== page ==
I went through the motions of actually writing petition letters, too, and I can actually say that most times, my prayers were granted even before my 9 Wednesdays were up, converting my novena request to a novena of Thanksgiving midway.  When I moved to the US, I had my novena booklet handy and continued to pray even if I no longer had a shrine to go to.  It’s just that I haven’t prayed the novena in a while.

This Wednesday, I started anew.  I got off the cab and walked into the church, finding many vacant pews because I caught the midday break between novena masses.  I took my seat and started to pray.  Even before the novena proper had started and I just sat there, I felt a knot forming in my stomach and the tears starting to well up.  It was a struggle to keep my composure through the prayers and the hymns, but I managed to pull through.  The multitude of people praying together and singing together was a miracle happening in the now that touches me in a very profound way each time.

I looked around and saw the different faces of faith and devotion.  There were young and old alike, couples, families with the mothers and fathers carrying their babies and toddlers, a father cradling a his son afflicted with hydrocephalus.  I suddenly felt like my petitions would probably get lost in this sea of pleas.  At the same time, I wondered what their hearts were praying for — and I had to remind myself everything had to be put into their proper perspective, as what might not be a problem to me might mean life or death for another.  My pains would probably pale in comparison to some of the burdens they carry.  Then I got reminded that He hears, and He listens — He answers in ways that are sometimes in a voice different from what we hear, but He answers our prayers.

It was emotionally heavy but I felt relieved after the novena — as if I had unburdened my soul.  Although the pain remained, I felt like I was carrying it with someone holding my hand.  I know He heard.  Whatever has happened and is happening, it has happened and is happening for a reason.  It’s not always easy to discern the reason behind all that we see or feel.  It’s a matter of trusting in him.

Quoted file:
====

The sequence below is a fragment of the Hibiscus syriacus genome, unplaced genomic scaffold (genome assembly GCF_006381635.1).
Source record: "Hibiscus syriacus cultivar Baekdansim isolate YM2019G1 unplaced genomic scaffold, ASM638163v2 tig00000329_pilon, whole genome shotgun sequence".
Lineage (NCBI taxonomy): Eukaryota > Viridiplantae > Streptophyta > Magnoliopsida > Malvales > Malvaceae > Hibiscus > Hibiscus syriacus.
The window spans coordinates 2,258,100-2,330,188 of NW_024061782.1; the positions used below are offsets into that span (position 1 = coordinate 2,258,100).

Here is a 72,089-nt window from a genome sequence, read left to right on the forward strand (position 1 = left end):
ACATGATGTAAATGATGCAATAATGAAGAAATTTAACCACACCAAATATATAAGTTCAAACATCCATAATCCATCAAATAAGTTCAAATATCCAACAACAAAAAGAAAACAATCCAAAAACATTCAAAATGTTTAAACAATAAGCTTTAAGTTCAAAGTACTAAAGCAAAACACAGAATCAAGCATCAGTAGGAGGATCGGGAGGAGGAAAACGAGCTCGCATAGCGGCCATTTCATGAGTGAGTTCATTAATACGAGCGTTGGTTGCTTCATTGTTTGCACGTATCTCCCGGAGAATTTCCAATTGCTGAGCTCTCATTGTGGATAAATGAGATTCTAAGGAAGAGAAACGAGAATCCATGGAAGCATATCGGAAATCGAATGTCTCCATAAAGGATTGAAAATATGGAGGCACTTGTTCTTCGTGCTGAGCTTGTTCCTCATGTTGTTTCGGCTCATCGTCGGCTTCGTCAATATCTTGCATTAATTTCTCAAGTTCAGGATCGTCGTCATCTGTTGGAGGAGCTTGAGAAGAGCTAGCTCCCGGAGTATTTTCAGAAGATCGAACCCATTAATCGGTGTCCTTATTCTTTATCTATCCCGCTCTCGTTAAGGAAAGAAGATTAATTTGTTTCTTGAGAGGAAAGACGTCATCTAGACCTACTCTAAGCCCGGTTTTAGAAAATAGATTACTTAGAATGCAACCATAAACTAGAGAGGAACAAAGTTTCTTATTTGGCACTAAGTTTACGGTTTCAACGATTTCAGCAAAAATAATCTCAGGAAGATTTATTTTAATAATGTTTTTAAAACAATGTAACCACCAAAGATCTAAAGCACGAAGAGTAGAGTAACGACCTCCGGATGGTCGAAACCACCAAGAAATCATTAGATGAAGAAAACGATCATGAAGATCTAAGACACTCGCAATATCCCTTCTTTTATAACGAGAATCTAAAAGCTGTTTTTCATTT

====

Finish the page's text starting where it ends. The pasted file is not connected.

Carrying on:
My day of prayer didn’t end there, though.  I had scheduled my dear friend, Ces, the one with that “direct line to heaven” for the afternoon into evening.  Ces has been a dear, dear friend since high school.  One of those older sister types who stay your forever “Ate” through the years.  I have always looked to her as a spiritual adviser and a friend.  Strangely, she denies the direct line because she says everyone has one to God.   That’s Ces, ever humble.

I have been blessed with such great people in my life, that I have felt only acceptance and love even during my weakest moments.  When others would condemn my thoughts or actions and think I have done wrong, Ces will listen and dish out advice without a shred of judgment.  I told her I know I’m given only as much as I can handle, she says she prays for the reverse, that she be not given what she cannot.  I want to imbibe her complete faith and trust that God will be there, because sometimes, I cannot help but wonder.  Friends like Ces, and Lou, Bernie and Shay remind me that He is and will always be.